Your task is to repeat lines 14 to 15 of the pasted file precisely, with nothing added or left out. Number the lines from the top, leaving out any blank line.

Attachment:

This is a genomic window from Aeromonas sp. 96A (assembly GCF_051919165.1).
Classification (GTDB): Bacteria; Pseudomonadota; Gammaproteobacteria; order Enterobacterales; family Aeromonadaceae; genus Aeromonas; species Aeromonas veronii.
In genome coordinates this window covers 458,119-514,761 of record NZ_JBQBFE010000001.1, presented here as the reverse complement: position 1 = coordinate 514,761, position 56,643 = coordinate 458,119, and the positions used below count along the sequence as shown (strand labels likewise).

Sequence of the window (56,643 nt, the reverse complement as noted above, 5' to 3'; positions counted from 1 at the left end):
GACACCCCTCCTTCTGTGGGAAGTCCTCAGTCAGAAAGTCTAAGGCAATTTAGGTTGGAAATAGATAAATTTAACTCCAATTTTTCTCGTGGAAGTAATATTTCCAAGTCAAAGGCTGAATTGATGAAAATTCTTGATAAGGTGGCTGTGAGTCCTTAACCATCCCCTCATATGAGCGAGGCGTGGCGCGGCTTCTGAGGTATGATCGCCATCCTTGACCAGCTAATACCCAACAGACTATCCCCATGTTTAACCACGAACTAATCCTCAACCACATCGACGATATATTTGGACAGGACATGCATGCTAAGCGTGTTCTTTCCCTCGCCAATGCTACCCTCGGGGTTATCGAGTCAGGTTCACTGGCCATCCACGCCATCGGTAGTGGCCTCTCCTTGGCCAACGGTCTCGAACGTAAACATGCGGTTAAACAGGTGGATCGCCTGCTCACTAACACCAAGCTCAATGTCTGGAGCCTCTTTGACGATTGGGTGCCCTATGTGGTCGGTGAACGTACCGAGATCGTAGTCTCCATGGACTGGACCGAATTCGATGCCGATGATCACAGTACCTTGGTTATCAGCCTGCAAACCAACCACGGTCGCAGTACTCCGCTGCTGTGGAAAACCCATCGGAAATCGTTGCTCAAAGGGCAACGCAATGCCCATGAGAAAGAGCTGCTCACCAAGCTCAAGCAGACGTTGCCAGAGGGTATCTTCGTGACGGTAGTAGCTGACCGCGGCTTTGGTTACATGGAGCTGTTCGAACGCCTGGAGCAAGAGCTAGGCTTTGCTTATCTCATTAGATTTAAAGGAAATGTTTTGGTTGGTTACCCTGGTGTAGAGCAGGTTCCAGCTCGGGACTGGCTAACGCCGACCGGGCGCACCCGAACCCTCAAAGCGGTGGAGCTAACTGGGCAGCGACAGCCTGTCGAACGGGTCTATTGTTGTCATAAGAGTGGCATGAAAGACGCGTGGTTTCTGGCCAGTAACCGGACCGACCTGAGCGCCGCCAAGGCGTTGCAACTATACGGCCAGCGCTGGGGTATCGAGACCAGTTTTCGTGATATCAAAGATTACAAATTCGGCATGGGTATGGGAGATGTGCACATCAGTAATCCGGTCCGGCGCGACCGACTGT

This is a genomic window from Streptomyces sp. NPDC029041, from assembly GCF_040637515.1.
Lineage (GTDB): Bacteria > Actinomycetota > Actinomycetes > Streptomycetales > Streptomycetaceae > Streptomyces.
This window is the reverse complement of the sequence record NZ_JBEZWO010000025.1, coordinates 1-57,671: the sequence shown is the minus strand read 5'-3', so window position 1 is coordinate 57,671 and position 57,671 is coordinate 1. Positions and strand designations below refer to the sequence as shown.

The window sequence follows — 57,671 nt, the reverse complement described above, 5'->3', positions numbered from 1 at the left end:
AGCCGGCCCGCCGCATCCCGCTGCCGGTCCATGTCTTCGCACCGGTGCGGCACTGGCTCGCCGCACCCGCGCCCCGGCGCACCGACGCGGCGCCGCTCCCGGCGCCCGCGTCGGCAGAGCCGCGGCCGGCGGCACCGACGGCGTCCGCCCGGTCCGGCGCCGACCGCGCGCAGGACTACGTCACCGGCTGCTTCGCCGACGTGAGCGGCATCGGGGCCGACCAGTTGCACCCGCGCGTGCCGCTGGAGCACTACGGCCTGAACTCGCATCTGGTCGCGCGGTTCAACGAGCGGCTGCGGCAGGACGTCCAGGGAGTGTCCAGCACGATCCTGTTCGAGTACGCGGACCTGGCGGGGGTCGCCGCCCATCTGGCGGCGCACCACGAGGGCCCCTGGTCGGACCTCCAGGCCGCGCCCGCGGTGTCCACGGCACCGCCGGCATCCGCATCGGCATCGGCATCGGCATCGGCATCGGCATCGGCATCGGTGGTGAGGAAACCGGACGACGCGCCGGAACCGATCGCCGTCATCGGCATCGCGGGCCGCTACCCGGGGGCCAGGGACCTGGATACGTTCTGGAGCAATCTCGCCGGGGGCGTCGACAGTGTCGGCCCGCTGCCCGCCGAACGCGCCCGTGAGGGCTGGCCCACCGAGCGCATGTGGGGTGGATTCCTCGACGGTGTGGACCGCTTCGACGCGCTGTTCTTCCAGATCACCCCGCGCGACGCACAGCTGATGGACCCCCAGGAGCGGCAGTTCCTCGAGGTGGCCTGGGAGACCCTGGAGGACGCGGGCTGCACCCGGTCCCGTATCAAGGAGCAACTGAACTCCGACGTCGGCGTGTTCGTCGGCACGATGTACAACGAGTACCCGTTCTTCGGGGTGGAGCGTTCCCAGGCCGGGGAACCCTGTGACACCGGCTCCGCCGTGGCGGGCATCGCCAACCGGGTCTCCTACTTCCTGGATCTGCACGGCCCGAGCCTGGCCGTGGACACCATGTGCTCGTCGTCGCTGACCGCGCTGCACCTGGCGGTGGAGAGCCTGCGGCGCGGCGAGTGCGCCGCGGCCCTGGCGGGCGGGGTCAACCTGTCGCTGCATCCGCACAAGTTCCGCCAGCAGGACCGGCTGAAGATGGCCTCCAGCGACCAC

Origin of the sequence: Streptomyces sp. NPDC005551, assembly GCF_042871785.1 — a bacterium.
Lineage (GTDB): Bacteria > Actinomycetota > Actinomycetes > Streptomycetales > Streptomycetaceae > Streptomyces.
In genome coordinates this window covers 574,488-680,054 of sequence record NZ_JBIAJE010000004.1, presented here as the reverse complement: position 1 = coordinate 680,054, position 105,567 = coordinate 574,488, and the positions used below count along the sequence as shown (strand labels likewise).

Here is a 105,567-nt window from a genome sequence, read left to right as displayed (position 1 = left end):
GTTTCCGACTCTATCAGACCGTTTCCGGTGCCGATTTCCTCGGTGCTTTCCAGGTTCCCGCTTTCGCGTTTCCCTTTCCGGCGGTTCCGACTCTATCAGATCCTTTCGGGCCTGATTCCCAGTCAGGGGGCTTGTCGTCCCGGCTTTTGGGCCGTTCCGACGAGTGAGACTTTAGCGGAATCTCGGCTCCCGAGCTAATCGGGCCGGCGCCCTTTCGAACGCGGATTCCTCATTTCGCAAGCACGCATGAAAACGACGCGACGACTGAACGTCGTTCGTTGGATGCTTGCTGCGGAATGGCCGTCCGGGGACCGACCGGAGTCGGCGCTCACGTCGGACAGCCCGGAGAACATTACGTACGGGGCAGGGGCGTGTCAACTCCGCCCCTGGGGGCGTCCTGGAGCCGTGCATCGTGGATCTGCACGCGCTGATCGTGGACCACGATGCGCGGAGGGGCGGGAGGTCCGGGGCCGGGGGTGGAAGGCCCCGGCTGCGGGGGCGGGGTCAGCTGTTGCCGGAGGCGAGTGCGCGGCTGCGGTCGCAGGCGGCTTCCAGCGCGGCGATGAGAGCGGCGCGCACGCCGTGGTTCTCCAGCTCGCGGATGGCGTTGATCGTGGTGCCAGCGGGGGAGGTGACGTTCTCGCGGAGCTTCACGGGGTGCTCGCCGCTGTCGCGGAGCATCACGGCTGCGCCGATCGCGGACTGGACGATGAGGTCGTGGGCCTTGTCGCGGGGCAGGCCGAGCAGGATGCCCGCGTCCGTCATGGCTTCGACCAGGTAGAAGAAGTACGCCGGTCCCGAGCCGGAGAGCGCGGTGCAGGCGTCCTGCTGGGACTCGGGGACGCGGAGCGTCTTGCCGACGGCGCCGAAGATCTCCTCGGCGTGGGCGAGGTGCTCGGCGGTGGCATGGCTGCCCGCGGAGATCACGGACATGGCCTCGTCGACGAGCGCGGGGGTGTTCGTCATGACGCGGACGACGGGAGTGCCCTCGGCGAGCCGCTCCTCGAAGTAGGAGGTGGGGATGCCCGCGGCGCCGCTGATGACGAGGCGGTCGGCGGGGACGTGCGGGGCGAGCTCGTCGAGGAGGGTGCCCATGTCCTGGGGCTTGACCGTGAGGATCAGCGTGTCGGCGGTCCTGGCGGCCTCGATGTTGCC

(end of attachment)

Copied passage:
Here is a 105,567-nt window from a genome sequence, read left to right as displayed (position 1 = left end):
GTTTCCGACTCTATCAGACCGTTTCCGGTGCCGATTTCCTCGGTGCTTTCCAGGTTCCCGCTTTCGCGTTTCCCTTTCCGGCGGTTCCGACTCTATCAGATCCTTTCGGGCCTGATTCCCAGTCAGGGGGCTTGTCGTCCCGGCTTTTGGGCCGTTCCGACGAGTGAGACTTTAGCGGAATCTCGGCTCCCGAGCTAATCGGGCCGGCGCCCTTTCGAACGCGGATTCCTCATTTCGCAAGCACGCATGAAAACGACGCGACGACTGAACGTCGTTCGTTGGATGCTTGCTGCGGAATGGCCGTCCGGGGACCGACCGGAGTCGGCGCTCACGTCGGACAGCCCGGAGAACATTACGTACGGGGCAGGGGCGTGTCAACTCCGCCCCTGGGGGCGTCCTGGAGCCGTGCATCGTGGATCTGCACGCGCTGATCGTGGACCACGATGCGCGGAGGGGCGGGAGGTCCGGGGCCGGGGGTGGAAGGCCCCGGCTGCGGGGGCGGGGTCAGCTGTTGCCGGAGGCGAGTGCGCGGCTGCGGTCGCAGGCGGCTTCCAGCGCGGCGATGAGAGCGGCGCGCACGCCGTGGTTCTCCAGCTCGCGGATGGCGTTGATCGTGGTGCCAGCGGGGGAGGTGACGTTCTCGCGGAGCTTCACGGGGTGCTCGCCGCTGTCGCGGAGCATCACGGCTGCGCCGATCGCGGACTGGACGATGAGGTCGTGGGCCTTGTCGCGGGGCAGGCCGAGCAGGATGCCCGCGTCCGTCATGGCTTCGACCAGGTAGAAGAAGTACGCCGGTCCCGAGCCGGAGAGCGCGGTGCAGGCGTCCTGCTGGGACTCGGGGACGCGGAGCGTCTTGCCGACGGCGCCGAAGATCTCCTCGGCGTGGGCGAGGTGCTCGGCGGTGGCATGGCTGCCCGCGGAGATCACGGACATGGCCTCGTCGACGAGCGCGGGGGTGTTCGTCATGACGCGGACGACGGGAGTGCCCTCGGCGAGCCGCTCCTCGAAGTAGGAGGTGGGGATGCCCGCGGCGCCGCTGATGACGAGGCGGTCGGCGGGGACGTGCGGGGCGAGCTCGTCGAGGAGGGTGCCCATGTCCTGGGGCTTGACCGTGAGGATCAGCGTGTCGGCGGTCCTGGCGGCCTCGATGTTGCC